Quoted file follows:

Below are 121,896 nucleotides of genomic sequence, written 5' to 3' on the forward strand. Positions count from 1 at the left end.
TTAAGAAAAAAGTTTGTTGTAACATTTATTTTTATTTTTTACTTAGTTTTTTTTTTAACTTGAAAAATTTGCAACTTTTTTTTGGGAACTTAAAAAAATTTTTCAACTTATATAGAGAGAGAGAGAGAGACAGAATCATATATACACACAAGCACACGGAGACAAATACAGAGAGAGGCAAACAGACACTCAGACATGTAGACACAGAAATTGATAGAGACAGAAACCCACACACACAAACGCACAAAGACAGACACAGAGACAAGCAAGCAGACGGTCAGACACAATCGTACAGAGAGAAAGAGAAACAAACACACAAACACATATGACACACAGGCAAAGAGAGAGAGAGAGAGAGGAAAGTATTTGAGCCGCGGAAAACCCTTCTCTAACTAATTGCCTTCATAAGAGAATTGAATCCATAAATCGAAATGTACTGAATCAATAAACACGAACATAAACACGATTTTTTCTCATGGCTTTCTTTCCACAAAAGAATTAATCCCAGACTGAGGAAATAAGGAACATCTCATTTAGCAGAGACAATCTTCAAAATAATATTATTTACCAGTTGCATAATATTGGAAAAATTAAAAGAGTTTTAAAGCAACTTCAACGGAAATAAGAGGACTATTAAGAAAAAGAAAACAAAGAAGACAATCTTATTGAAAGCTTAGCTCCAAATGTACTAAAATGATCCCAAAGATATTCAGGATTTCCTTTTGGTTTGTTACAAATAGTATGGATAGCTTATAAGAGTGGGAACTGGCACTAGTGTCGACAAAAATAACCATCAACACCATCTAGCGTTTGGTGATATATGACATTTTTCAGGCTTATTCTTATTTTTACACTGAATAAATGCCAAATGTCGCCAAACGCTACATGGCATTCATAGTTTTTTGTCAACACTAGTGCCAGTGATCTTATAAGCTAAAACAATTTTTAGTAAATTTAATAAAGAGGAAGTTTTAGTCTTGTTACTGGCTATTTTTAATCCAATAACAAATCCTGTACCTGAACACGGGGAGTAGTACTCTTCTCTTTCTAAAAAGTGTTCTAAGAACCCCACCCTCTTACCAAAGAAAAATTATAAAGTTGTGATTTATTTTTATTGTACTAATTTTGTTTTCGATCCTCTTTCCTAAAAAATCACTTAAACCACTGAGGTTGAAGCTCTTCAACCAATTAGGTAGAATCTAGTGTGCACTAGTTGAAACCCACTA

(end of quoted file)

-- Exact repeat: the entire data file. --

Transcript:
Below are 121,896 nucleotides of genomic sequence, written 5' to 3' on the forward strand. Positions count from 1 at the left end.
TTAAGAAAAAAGTTTGTTGTAACATTTATTTTTATTTTTTACTTAGTTTTTTTTTTAACTTGAAAAATTTGCAACTTTTTTTTGGGAACTTAAAAAAATTTTTCAACTTATATAGAGAGAGAGAGAGAGACAGAATCATATATACACACAAGCACACGGAGACAAATACAGAGAGAGGCAAACAGACACTCAGACATGTAGACACAGAAATTGATAGAGACAGAAACCCACACACACAAACGCACAAAGACAGACACAGAGACAAGCAAGCAGACGGTCAGACACAATCGTACAGAGAGAAAGAGAAACAAACACACAAACACATATGACACACAGGCAAAGAGAGAGAGAGAGAGAGGAAAGTATTTGAGCCGCGGAAAACCCTTCTCTAACTAATTGCCTTCATAAGAGAATTGAATCCATAAATCGAAATGTACTGAATCAATAAACACGAACATAAACACGATTTTTTCTCATGGCTTTCTTTCCACAAAAGAATTAATCCCAGACTGAGGAAATAAGGAACATCTCATTTAGCAGAGACAATCTTCAAAATAATATTATTTACCAGTTGCATAATATTGGAAAAATTAAAAGAGTTTTAAAGCAACTTCAACGGAAATAAGAGGACTATTAAGAAAAAGAAAACAAAGAAGACAATCTTATTGAAAGCTTAGCTCCAAATGTACTAAAATGATCCCAAAGATATTCAGGATTTCCTTTTGGTTTGTTACAAATAGTATGGATAGCTTATAAGAGTGGGAACTGGCACTAGTGTCGACAAAAATAACCATCAACACCATCTAGCGTTTGGTGATATATGACATTTTTCAGGCTTATTCTTATTTTTACACTGAATAAATGCCAAATGTCGCCAAACGCTACATGGCATTCATAGTTTTTTGTCAACACTAGTGCCAGTGATCTTATAAGCTAAAACAATTTTTAGTAAATTTAATAAAGAGGAAGTTTTAGTCTTGTTACTGGCTATTTTTAATCCAATAACAAATCCTGTACCTGAACACGGGGAGTAGTACTCTTCTCTTTCTAAAAAGTGTTCTAAGAACCCCACCCTCTTACCAAAGAAAAATTATAAAGTTGTGATTTATTTTTATTGTACTAATTTTGTTTTCGATCCTCTTTCCTAAAAAATCACTTAAACCACTGAGGTTGAAGCTCTTCAACCAATTAGGTAGAATCTAGTGTGCACTAGTTGAAACCCACTA